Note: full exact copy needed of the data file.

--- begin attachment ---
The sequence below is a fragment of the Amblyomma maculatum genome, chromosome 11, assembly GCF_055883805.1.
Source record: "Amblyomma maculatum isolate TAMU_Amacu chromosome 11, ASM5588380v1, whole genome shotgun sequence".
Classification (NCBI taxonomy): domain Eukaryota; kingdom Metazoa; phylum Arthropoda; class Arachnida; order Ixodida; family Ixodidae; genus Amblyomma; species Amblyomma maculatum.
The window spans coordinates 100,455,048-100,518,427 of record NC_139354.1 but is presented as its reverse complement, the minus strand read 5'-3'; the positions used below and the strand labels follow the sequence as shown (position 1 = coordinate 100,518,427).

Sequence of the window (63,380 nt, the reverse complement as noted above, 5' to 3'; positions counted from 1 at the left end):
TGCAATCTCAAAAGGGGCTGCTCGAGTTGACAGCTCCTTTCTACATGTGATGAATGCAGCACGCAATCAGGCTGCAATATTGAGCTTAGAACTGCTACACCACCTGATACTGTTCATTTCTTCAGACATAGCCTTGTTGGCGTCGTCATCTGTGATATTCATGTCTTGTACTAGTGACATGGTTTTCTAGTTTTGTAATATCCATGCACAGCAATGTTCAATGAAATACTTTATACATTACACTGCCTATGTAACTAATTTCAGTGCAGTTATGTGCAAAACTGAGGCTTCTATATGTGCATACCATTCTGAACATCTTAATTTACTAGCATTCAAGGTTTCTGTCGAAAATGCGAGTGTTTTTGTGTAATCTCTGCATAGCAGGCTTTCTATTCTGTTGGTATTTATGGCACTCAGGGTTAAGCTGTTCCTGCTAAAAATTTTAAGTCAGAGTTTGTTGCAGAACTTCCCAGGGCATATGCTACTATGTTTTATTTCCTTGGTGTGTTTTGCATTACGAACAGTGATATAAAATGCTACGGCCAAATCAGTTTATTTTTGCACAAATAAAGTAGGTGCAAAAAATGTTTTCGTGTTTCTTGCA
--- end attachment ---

The sequence below is a fragment of the Amblyomma maculatum genome, chromosome 11, assembly GCF_055883805.1.
Source record: "Amblyomma maculatum isolate TAMU_Amacu chromosome 11, ASM5588380v1, whole genome shotgun sequence".
Classification (NCBI taxonomy): domain Eukaryota; kingdom Metazoa; phylum Arthropoda; class Arachnida; order Ixodida; family Ixodidae; genus Amblyomma; species Amblyomma maculatum.
The window spans coordinates 100,455,048-100,518,427 of record NC_139354.1 but is presented as its reverse complement, the minus strand read 5'-3'; the positions used below and the strand labels follow the sequence as shown (position 1 = coordinate 100,518,427).

Sequence of the window (63,380 nt, the reverse complement as noted above, 5' to 3'; positions counted from 1 at the left end):
TGCAATCTCAAAAGGGGCTGCTCGAGTTGACAGCTCCTTTCTACATGTGATGAATGCAGCACGCAATCAGGCTGCAATATTGAGCTTAGAACTGCTACACCACCTGATACTGTTCATTTCTTCAGACATAGCCTTGTTGGCGTCGTCATCTGTGATATTCATGTCTTGTACTAGTGACATGGTTTTCTAGTTTTGTAATATCCATGCACAGCAATGTTCAATGAAATACTTTATACATTACACTGCCTATGTAACTAATTTCAGTGCAGTTATGTGCAAAACTGAGGCTTCTATATGTGCATACCATTCTGAACATCTTAATTTACTAGCATTCAAGGTTTCTGTCGAAAATGCGAGTGTTTTTGTGTAATCTCTGCATAGCAGGCTTTCTATTCTGTTGGTATTTATGGCACTCAGGGTTAAGCTGTTCCTGCTAAAAATTTTAAGTCAGAGTTTGTTGCAGAACTTCCCAGGGCATATGCTACTATGTTTTATTTCCTTGGTGTGTTTTGCATTACGAACAGTGATATAAAATGCTACGGCCAAATCAGTTTATTTTTGCACAAATAAAGTAGGTGCAAAAAATGTTTTCGTGTTTCTTGCA